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This is the shell command that results in "Permission denied" when I'm trying to append the data in a file to another file with sudo:

sudo cat add_file >> /etc/file

The file at /etc/file is owned by root (i.e. me) and its permissions are rw-r--r--. Should I become root for a moment to make it work or is there a workaround for sudo?

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closed as off-topic by Elyasin, excaza, Loïc Faure-Lacroix, Yvette, greg-449 Dec 26 '15 at 8:19

  • This question does not appear to be about programming within the scope defined in the help center.
If this question can be reworded to fit the rules in the help center, please edit the question.

I think this question should be migrated to unix.stackexchange.com - It is not a programming question. – Elyasin Dec 26 '15 at 2:02
up vote 40 down vote accepted

Run bash as sudo:

$ sudo bash -c "cat add_file >> /etc/file"

$ whoami;sudo bash -c "whoami";whoami
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Can you please explain why sudo cat add_file >> /etc/file doesn't work? I don't understand – zhujs Jul 13 '14 at 12:20
Because the file redirection has to be done first. Imagine the case where sudo cat file was executed first, the file would be displayed to stdout. When we try to redirect with >> /etc/file it would be to late. It's same reason cat file > file produces an empty file. – iiSeymour Jul 13 '14 at 12:25
So this is something like sudo (cat add_file >> etc/file), thanks – zhujs Jul 13 '14 at 12:31

Try doing this instead :

sudo tee -a /etc/file < add_file

It's lighter than running bash or sh -c command

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Maybe lighter but sudo bash isn't limited to this specific application, anyway +1 from me. – iiSeymour Dec 8 '12 at 15:41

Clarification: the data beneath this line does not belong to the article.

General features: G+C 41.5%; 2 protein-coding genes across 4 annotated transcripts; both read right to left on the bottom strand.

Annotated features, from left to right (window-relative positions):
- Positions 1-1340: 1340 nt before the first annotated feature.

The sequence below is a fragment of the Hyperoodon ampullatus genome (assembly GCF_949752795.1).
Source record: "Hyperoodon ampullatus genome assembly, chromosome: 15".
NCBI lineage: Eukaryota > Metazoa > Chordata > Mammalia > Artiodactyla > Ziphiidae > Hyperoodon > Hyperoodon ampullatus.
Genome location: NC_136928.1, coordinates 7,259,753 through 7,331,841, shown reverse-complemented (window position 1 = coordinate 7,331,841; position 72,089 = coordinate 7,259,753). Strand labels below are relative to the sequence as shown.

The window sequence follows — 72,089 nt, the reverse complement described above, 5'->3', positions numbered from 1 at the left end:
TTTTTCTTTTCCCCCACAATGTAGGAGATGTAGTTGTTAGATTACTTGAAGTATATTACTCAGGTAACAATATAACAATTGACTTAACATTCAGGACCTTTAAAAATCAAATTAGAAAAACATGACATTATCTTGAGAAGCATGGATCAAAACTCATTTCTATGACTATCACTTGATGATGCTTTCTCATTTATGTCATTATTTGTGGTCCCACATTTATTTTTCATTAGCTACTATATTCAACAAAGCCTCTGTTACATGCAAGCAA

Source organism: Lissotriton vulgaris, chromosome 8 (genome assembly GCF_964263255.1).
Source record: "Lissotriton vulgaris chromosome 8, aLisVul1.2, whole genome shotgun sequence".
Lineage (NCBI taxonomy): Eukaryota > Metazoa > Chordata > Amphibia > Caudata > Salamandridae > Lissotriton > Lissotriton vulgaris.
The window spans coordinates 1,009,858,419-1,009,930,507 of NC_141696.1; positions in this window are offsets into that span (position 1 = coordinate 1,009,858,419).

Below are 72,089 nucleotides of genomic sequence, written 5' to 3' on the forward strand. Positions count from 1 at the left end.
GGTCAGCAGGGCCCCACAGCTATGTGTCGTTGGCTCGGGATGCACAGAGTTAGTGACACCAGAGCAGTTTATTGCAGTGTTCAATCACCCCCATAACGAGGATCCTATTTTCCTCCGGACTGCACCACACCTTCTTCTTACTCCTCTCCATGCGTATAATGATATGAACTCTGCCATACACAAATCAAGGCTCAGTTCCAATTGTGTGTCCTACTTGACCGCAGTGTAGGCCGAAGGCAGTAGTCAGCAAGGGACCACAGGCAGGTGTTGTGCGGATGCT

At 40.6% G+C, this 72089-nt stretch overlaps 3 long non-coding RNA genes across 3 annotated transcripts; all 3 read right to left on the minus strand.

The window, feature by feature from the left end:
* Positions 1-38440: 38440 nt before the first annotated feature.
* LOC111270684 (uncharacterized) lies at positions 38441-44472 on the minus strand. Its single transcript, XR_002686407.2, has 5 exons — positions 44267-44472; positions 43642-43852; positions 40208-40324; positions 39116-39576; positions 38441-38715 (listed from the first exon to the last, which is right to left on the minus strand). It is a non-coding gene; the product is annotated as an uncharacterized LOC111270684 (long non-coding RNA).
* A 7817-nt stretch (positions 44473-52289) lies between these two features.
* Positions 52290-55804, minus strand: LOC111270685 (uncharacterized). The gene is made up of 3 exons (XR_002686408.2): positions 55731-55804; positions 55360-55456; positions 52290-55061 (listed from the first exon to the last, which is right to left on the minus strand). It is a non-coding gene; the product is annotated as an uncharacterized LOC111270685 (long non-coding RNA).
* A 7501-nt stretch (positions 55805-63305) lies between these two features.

The problem with this method (compared to the other ones) is that file add_file needs to be readable by the user. But if file is readable by the user, it's shorter and more efficient that launching a whole new bash or sh. – gniourf_gniourf Dec 8 '12 at 15:41
You may want to use sudo tee -a /etc/file < add_file > /dev/null to silence the output to terminal (especially useful if the file being added is large or non text) – AndrewD May 2 '15 at 20:07

A funny possibility is to use ed (the standard editor):

sudo ed -s /etc/file <<< $'r add_file\nwq'

I know I won't get upvoted for this wonderful answer, but I wanted to include it here anyway (because it's funny). Done!

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You are trying to write the result of the command sudo cat add_file to the file /etc/file. And apparently you don't have that right.

man sudo gives that example :

   To make a usage listing of the directories in the /home partition.  Note
   that this runs the commands in a sub-shell to make the cd and file
   redirection work.

    $ sudo sh -c "cd /home ; du -s * | sort -rn > USAGE"

So you should try :

sudo sh -c "cat add_file >> /etc/file"

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Nothing new, sudo_O said that already. – Gilles Quenot Dec 8 '12 at 15:34
I think the other answer lacks of explanation, it just gives a solution. In a first place I wanted to add my first sentence as a comment but it was too long with the man quote. – Maxime Chéramy Dec 8 '12 at 15:53

Similar approach to @gniourf_gniourf answer, but using ex:

sudo ex +"r in.txt" -cwq out.txt

which is equivalent to vi/vim Ex-mode (-e).

This in-place edit example is simple, safe and convenient approach, because it doesn't use any shell piping, FIFOs or shell within the shell workarounds.

To boost performance for scripting purposes, consider using silence mode (-s).

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sudo bash -c 'cat add_file >> /etc/file'


cat add_file | sudo tee -a /etc/file > /dev/null
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